If the cause of crime is at least partially due to nutritional deficiencies while in the womb or as a child, one can ask whether or not our whole system of justice is flawed. Can someone really be responsible for a crime if their brain is not working properly due to nutritional deficiencies, particularly the nutritional deficiencies of the criminal’s parents??
It is also worth noting that many of those that populate our prisons grew up very poor, and simply may not have had access to good quality food.
Joseph Hibbeln backs up his views by looking at some studies, one done in Britain in at the Aylesbury jail, where they gave one group of prisoners multivitamins, minerals and essential fatty acids, and another group a placebo, and noticed that violent aggression in the supplement group decreased by 37% and didn’t in the placebo group, and when the study ended and the supplements were stopped, aggression went back up again.
Another study was done by the NIH near Washington, where they studied the effects of omega 3 fatty acids on brain function, and noticed a 30% decrease in anger and hostility in those taking the supplements.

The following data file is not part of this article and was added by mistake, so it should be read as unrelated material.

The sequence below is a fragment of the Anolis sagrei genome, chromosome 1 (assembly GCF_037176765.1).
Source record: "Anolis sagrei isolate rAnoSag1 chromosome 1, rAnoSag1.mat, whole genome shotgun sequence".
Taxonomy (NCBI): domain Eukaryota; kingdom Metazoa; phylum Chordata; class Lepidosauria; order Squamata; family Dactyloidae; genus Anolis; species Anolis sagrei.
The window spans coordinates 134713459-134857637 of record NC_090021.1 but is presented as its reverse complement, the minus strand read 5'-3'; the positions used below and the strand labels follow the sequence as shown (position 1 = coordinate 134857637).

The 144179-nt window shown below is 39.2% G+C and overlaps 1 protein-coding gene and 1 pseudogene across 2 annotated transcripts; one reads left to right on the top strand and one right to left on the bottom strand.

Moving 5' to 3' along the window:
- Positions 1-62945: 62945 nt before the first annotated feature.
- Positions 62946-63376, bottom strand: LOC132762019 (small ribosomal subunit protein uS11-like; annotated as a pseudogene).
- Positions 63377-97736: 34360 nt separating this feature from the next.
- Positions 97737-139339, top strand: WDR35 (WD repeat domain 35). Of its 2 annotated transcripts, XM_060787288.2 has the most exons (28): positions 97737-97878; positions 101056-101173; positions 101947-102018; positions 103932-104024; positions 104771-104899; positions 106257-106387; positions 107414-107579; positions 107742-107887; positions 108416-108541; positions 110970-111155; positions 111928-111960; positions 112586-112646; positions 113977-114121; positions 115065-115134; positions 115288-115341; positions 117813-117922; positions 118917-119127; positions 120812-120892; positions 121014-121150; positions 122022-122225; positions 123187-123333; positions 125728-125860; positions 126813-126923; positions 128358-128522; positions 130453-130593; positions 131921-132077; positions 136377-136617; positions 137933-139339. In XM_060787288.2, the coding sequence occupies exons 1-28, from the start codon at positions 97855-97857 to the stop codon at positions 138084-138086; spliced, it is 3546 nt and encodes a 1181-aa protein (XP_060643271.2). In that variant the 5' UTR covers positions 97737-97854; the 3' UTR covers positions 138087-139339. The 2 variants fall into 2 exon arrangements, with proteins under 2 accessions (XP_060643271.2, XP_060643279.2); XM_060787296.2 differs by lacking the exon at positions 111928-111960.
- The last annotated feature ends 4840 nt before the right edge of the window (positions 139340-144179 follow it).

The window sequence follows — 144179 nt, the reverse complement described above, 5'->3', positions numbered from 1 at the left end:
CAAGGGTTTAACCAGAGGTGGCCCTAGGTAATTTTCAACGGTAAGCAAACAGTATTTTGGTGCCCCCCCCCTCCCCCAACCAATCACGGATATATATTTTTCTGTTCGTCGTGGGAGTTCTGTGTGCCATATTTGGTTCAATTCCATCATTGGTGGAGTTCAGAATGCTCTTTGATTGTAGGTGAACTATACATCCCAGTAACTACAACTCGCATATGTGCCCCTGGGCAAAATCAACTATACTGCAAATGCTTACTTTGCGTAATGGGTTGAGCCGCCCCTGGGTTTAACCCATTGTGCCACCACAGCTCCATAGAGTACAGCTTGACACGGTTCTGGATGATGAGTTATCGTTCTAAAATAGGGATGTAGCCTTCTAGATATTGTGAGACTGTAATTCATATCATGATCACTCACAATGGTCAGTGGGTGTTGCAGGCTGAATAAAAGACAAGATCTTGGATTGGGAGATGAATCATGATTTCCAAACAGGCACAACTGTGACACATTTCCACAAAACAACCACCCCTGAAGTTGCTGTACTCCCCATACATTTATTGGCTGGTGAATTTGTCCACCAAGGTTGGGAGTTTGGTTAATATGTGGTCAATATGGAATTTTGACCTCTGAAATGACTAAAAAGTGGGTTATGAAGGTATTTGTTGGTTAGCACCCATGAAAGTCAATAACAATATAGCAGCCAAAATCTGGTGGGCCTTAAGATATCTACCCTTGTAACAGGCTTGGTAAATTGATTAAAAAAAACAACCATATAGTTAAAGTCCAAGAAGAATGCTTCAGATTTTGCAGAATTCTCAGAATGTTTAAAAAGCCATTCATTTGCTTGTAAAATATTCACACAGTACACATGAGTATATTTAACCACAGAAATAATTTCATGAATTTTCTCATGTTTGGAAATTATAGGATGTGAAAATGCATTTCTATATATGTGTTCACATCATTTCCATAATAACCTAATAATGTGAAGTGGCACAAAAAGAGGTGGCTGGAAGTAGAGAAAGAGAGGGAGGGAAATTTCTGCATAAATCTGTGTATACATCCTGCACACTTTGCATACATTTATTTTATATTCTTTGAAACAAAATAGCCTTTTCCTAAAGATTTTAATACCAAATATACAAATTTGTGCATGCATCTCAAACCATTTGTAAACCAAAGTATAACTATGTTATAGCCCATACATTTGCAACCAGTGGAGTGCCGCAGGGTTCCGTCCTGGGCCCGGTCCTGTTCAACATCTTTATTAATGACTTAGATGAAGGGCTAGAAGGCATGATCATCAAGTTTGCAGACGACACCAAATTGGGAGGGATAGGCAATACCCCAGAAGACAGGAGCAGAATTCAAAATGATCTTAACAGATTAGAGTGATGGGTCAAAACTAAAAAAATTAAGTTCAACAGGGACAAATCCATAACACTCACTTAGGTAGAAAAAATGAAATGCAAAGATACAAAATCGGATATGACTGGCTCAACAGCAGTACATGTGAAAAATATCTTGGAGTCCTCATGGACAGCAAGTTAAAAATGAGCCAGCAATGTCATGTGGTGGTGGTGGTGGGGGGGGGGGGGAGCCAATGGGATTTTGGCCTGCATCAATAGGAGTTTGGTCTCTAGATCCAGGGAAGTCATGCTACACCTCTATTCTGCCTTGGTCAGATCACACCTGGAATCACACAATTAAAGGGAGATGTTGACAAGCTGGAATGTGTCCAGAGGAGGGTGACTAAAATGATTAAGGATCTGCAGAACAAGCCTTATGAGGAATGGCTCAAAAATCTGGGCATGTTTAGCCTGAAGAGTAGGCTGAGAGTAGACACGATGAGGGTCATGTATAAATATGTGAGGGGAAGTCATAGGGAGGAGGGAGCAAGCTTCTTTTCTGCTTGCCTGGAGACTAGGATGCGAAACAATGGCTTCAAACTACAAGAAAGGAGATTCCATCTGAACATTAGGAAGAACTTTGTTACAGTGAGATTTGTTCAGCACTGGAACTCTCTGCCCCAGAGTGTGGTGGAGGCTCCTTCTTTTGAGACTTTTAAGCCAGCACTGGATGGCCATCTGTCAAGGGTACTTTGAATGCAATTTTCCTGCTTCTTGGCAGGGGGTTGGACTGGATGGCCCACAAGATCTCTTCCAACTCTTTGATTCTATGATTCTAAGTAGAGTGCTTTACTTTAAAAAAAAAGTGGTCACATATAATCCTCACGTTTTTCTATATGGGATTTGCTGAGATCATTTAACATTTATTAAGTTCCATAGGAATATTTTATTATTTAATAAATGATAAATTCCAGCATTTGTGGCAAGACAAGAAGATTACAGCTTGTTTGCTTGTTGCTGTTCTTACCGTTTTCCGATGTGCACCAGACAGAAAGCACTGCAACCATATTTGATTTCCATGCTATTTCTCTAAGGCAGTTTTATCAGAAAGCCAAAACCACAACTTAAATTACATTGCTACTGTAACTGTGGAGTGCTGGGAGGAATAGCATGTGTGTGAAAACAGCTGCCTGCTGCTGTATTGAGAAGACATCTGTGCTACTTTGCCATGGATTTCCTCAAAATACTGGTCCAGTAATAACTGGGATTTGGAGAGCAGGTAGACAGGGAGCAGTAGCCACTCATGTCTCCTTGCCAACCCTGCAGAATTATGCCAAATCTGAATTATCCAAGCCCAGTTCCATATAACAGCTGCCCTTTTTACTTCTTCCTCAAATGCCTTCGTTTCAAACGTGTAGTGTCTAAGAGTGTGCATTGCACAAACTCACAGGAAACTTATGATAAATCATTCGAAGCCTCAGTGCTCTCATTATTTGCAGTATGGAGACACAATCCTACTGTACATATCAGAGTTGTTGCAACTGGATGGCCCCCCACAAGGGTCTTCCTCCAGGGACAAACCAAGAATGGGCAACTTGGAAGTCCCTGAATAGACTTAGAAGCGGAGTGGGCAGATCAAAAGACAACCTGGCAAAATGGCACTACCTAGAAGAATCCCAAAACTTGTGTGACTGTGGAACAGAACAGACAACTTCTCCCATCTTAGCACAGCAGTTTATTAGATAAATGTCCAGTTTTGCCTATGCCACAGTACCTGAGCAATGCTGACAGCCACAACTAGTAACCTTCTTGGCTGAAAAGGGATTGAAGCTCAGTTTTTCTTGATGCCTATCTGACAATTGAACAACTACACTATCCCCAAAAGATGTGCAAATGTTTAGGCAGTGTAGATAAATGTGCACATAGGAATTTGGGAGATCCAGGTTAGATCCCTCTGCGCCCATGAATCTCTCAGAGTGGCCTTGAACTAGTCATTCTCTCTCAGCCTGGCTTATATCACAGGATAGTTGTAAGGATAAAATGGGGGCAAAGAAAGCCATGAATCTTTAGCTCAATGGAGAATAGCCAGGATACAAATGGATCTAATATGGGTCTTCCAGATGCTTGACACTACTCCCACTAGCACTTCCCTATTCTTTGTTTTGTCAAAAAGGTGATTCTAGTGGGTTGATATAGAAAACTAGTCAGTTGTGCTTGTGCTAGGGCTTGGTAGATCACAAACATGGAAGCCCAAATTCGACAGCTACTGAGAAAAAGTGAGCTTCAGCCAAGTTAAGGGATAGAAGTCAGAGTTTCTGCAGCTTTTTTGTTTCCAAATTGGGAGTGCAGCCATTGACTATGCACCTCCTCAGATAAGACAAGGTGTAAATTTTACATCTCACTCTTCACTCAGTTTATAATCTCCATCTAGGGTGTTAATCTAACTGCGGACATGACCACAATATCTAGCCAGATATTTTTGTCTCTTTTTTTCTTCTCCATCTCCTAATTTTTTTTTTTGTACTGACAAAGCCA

Hibbeln noted that year to year, there was a strong positive correlation between rise in omega 6 consumption levels and the rise in murder rates in the 38 countries he studied. Low omega 6 consumption, low murder rates and vice versa. It should be noted that this is only a correlation and does not indicate a cause.
If we were to slice open a brain, the first thing we would notice is that it is made of mostly fat. The fat we eat gets incorporated into the cells of our brain.
If the brain needs omega 3 fatty acids to function well, but too little is forthcoming in the diet, the brain makes do with what it is given, and usually substitutes omega 6 fatty acids, which are also long, fluid molecules. This is something like filling a vehicle with diesel when the pump runs out of gasoline. Both fuels are perfectly good for their own uses, but they can’t do the job of the other very well.